Dieselpunks

Dieselpunk + Steampunk Culture

It's not easy to recognize the make. It looks so military... hell, it is military! But the shape seems familiar. Box-like body. Detachable back. Big bad lens.

Yes, this is the first brainchild of Victor Hasselblad, made in the 1940s for the Swedish Air Force. It took only a few steps to transform this spartan device into a camera that will conquer the Moon.
During World War II, the Swedish military captured a fully functioning German aerial surveillance camera from a downed German plane. This was probably a Handkamera HK 12.5 / 7x9, which bore the codename GXN. The Swedish government realised the strategic advantage of developing an aerial camera for their own use, and in the spring of 1940 approached 34-years old, Dresden-educated Victor Hasselblad and asked him if he could produce a camera identical to the recovered German one. Legend has it that Victor responded “No, but I can make a better one”. That April, Victor Hasselblad established a camera workshop in Gothenburg called Ross AB in a shed at an automobile shop near a junkyard and working in the evenings in cooperation with an auto mechanic from the shop and his brother, began to design the HK7 camera (shown above).
By late 1941, the operation had over twenty employees and the Swedish Air Force asked for another camera, one which would have a larger negative and could be permanently mounted to an aircraft; this model was known as the SKa4:
Then came the SKa5 and also the Mk80 surveillance camera with a periscope viewfinder:
Between 1941 and 1945, Hasselblad delivered 342 cameras to the Swedish military. Most of them used perforated 70mm film.
After the war, watch and clock production continued, and other machine work was also carried out, including producing a slide projector and supplying parts for Saab automobiles. Victor Hasselblad's real ambition, though, was to make high quality civilian cameras. In 1945-1946, the first design drawings and wooden models were made for a camera to be called the Rossex. An internal design competition was held for elements of the camera; one of the winners was Sixton Sason, the designer of the original Saab bodywork:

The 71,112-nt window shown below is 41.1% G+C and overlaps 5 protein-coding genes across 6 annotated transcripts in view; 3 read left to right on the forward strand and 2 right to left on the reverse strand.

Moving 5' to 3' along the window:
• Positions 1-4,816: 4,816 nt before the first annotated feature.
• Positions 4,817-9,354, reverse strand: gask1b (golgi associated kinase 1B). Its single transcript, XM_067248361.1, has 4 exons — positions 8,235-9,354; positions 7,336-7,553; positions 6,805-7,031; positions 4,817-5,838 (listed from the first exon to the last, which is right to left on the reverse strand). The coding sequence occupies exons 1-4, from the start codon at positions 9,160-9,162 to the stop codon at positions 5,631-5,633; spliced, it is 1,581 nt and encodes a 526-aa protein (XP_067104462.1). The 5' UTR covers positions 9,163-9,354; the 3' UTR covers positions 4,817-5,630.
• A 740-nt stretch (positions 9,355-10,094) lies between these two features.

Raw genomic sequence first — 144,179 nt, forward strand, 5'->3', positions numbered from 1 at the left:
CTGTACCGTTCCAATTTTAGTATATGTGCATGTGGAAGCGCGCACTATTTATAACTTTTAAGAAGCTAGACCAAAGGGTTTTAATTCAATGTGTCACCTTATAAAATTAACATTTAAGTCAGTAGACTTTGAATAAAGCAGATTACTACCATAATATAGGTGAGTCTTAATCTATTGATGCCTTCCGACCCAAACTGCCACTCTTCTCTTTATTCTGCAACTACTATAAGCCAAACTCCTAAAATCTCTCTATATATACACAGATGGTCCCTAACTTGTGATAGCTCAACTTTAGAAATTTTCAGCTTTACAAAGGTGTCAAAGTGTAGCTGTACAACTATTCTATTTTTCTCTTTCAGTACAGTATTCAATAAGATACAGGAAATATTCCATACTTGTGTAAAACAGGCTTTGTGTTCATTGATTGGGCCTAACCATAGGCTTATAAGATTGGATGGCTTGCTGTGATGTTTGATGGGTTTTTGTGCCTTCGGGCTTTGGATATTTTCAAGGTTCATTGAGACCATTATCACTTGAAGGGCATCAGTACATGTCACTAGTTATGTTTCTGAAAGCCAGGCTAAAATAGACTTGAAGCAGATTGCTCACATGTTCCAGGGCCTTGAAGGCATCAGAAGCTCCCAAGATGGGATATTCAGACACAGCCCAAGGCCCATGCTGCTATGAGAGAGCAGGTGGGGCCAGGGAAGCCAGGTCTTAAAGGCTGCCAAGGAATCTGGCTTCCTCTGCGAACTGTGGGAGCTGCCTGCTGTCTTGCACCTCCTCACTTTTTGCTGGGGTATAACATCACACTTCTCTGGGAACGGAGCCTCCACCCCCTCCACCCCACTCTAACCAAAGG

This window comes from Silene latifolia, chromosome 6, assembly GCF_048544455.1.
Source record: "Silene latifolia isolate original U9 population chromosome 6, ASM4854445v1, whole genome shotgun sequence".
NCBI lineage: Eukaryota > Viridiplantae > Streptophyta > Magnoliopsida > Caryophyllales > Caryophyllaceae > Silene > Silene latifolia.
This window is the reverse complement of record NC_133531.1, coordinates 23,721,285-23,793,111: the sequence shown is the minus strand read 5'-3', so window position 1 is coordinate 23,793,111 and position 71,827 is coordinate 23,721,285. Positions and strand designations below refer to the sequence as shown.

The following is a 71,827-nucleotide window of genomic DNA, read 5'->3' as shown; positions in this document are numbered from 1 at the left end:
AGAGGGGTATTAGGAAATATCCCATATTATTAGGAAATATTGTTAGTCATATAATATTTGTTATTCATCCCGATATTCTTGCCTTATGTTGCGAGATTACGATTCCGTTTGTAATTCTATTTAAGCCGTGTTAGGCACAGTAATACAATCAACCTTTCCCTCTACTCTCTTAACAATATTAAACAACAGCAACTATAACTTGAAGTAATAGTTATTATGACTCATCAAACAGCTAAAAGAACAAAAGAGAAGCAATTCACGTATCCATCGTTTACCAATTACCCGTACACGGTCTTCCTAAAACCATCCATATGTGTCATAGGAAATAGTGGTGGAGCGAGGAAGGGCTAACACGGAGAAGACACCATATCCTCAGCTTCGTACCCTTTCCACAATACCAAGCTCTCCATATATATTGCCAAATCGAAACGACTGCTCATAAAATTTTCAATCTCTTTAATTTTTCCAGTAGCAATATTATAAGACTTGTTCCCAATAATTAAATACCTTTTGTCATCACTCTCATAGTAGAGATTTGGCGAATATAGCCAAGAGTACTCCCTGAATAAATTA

In 1948, the single-reflex camera later known as the 1600F was released. The new design was very complex, and many small improvements were needed to create a reliable product; the watchmaking background of many of the designers produced a design which was sophisticated, but more delicate than what was required for a camera. Only around 50 units were produced in 1949, and perhaps 220 in 1950, of what collectors have come to designate the Series One camera.
The Series Two versions of the 1600F, perhaps as many as 3300 made from 1950 to 1953, were more reliable but still subject to frequent repairs, with many units having been cannibalized or modified by the factory. Initially the cameras were fit with the Kodak Ektar lenses (80/2.8 standard and optional 135/3.5 telephoto).
In 1953, a much-improved camera, the 1000F was released - with reduced shutter speed (1/1000 against 1/1600for the 1600F) but more trustworthy:
In 1954, they took the 1000F design and mated it to the groundbreaking new 38 mm Biogon lens designed by Dr. Bertele of Zeiss to produce the non-reflex SWA (Supreme Wide Angle, later changed to Super Wide Angle).
Though a specialty product not intended to sell in large numbers, the SWA was an impressive achievement, and derivatives were sold for decades. Hasselblad took their two products to the 1954 Photokina trade show in Germany, and word began to spread. Professionals who remained indifferent to the late-1940s New York Series One presentation started to realize the Hasselblad potential: medium format + interchangeable back.
1957 was the real turning point for the company. The 1000F was replaced by the 500C. The landmark 500C design formed the basis for Hasselblad's product line for the next forty years:
In the 1960s the Hasselblad cameras invaded the realm previously occupied by Rolleiflex - portrait and fashion photography. More important, they made a space invasion. Only one step divided the 1957 500C from the 1965 motor-driven 500EL, developed on NASA request.
And its special version, with a 70mm film back (just like the wartime cameras!), became the famous 'Moon camera' of the Apollo 11.

Just a few steps - from Dieselpunk to Space Age.

There's more in the Cameras album (pages 2-4), including early ads & manual covers

Special thanks to Hasselbladhistorical and Hasselbladusa

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